Programmers Write Code for Future

Hackathon turns "fairly outlandish" ideas into reality, businesses.


Coders, designers, programmers and dreamers of all ages stayed indoors over the rainy weekend to participate in a 30-hour development marathon aimed at kick-starting creative technology and product ideas that can bring Sacramento, Calif., a little closer to Silicon Valley.

Cereal Hack 4 at Sacramento’s Hacker Lab concluded Sunday evening with teams presenting their projects for $5,000 in prizes. The hackathon, also known as a hack day, hackfest or codefest, was born in the Bay Area. It was the fourth hackathon held at Hacker Lab since the nonprofit was formed in 2012.

The winning team – known as Ready, Set, Cereal – consisted of five people who produced an automated cereal-dispensing machine.

“It’s amazing to create something from an idea in 30 hours,” said Emma Fletcher, a member of the team who focused on the hardware.

Judges said while the motors weren’t powerful enough to drive the device, they were nevertheless impressed with the mobile interface and other practical applications. They awarded the group first prize.

While the in-kind prizes have value, the real prize was the chance to take a dream from idea to reality, according to Gina Lujan, the founder of Hacker Lab.

Unsure how to help fulfill his son’s dream of an app that would help kids identify healthy meals, Stephane Come said in 2012 he brought his son Nicolas, then 8, to a fest and had him pitch the idea. Nicolas landed a team, and Nicolas’ Garden was born.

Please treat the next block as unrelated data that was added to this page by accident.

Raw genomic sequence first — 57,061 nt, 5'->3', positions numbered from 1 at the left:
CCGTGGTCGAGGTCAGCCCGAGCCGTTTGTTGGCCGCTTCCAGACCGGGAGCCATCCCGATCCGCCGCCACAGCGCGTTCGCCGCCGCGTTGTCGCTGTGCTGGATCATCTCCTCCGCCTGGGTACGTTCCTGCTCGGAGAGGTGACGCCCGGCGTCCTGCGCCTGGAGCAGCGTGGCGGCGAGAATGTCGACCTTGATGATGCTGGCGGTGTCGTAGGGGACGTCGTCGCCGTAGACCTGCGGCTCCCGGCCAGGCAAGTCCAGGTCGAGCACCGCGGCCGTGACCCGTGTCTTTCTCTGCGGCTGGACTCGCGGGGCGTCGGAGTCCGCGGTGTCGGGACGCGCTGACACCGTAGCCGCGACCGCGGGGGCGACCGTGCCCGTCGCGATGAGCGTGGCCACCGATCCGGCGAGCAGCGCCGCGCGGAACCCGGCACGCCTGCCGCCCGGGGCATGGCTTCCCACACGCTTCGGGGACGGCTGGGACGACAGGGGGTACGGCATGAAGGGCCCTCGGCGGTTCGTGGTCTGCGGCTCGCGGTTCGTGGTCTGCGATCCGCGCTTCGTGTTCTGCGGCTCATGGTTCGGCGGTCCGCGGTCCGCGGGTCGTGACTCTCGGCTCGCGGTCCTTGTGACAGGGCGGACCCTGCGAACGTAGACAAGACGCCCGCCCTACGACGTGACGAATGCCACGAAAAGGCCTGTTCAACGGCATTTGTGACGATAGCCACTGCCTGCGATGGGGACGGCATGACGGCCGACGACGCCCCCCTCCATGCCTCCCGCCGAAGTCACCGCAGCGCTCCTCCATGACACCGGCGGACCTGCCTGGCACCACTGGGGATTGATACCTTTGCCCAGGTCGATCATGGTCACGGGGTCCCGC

The team ultimately placed second. But Nicolas wanted to move the idea forward. So with his dad’s help, he brought on board Chief Momentum Officer Drisha Leggitt. The app and the little boy with a dream became a media sensation, and Nicolas met President Barack Obama in July.

“The Hackathon really changed his life. It took a lot of guts,” Leggitt said. “It gives people a chance to share their dreams and get other people on board.”

Some teams focus on producing viable business ideas. Others treat it as a training exercise. Andy Axton, a Sacramento developer, said beneath his team’s wacky ideas are viable business applications.

“It kind of started as a joke idea. It’s called the Cereal Hack and last year they didn’t have any cereal,” Axton said. So this year they made the automated cereal-dispensing machine designed to be controlled via a mobile device.

“We try to be fairly outlandish,” said Merit Thomas, who works with Axton at Code 4 Sacramento.

Other teams worked on a friend-finding travel app, a keyboard music app, a video game, a meet-up app and a school spirit app, among others.

“There are so many good ideas that come out of Sacramento,” said Hacker Lab’s Lujan. She said people with ideas shouldn’t hide them under their mattress for safekeeping.

“Ideas are great. But ideas aren’t worth anything unless you execute it,” she said. “I really wouldn’t worry about somebody stealing your idea.”

Meg Arnold, executive director of the Sacramento Area Regional Technology Alliance, said hacker events are great for the community.

“Hackathons are a fabulous way to stimulate creatively and to create community,” Arnold said. She said cooperative work spaces such as the Hacker Lab are helping to create a much more visible tech community in Sacramento.

Diane Wilkins said she’d like to help diversify future hackathons.

“People think it’s really hard. There are just so many tools out there, and the Hacker Lab is one of them,” said Wilkins, a former Boeing programmer. “A lot of people don’t think it’s a possibility for them.”

In addition to offering an upcoming class at the Hacker Lab, she’s an adviser for a Sheldon High School “Girls That Code” club.

Lujan said she was happy that she was introduced to programming as a young girl in 1982.

“Computers were like aliens back then. Having access was epic,” she said. “It was a life-changer.”

©2014 The Sacramento Bee (Sacramento, Calif.)